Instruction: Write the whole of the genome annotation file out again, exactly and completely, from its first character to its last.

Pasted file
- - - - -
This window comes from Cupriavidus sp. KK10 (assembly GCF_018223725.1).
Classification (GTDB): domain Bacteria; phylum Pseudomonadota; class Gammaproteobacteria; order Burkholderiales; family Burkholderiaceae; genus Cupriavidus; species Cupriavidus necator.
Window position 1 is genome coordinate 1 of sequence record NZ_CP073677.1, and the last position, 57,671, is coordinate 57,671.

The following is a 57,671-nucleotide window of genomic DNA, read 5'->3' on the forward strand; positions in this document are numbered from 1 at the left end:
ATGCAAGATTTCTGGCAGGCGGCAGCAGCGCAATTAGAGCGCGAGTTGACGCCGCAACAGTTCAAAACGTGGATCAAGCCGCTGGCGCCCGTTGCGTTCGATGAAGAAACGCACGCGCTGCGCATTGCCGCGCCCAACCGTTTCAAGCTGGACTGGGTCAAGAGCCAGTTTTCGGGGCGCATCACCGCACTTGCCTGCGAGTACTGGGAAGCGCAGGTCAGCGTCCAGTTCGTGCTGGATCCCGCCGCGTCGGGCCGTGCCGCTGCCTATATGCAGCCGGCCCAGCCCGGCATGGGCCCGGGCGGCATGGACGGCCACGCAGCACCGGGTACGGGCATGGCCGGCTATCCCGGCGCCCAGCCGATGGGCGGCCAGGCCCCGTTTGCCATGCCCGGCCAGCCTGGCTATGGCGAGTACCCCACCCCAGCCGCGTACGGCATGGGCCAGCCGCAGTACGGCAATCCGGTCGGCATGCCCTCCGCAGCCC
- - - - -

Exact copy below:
This window comes from Cupriavidus sp. KK10 (assembly GCF_018223725.1).
Classification (GTDB): domain Bacteria; phylum Pseudomonadota; class Gammaproteobacteria; order Burkholderiales; family Burkholderiaceae; genus Cupriavidus; species Cupriavidus necator.
Window position 1 is genome coordinate 1 of sequence record NZ_CP073677.1, and the last position, 57,671, is coordinate 57,671.

The following is a 57,671-nucleotide window of genomic DNA, read 5'->3' on the forward strand; positions in this document are numbered from 1 at the left end:
ATGCAAGATTTCTGGCAGGCGGCAGCAGCGCAATTAGAGCGCGAGTTGACGCCGCAACAGTTCAAAACGTGGATCAAGCCGCTGGCGCCCGTTGCGTTCGATGAAGAAACGCACGCGCTGCGCATTGCCGCGCCCAACCGTTTCAAGCTGGACTGGGTCAAGAGCCAGTTTTCGGGGCGCATCACCGCACTTGCCTGCGAGTACTGGGAAGCGCAGGTCAGCGTCCAGTTCGTGCTGGATCCCGCCGCGTCGGGCCGTGCCGCTGCCTATATGCAGCCGGCCCAGCCCGGCATGGGCCCGGGCGGCATGGACGGCCACGCAGCACCGGGTACGGGCATGGCCGGCTATCCCGGCGCCCAGCCGATGGGCGGCCAGGCCCCGTTTGCCATGCCCGGCCAGCCTGGCTATGGCGAGTACCCCACCCCAGCCGCGTACGGCATGGGCCAGCCGCAGTACGGCAATCCGGTCGGCATGCCCTCCGCAGCCC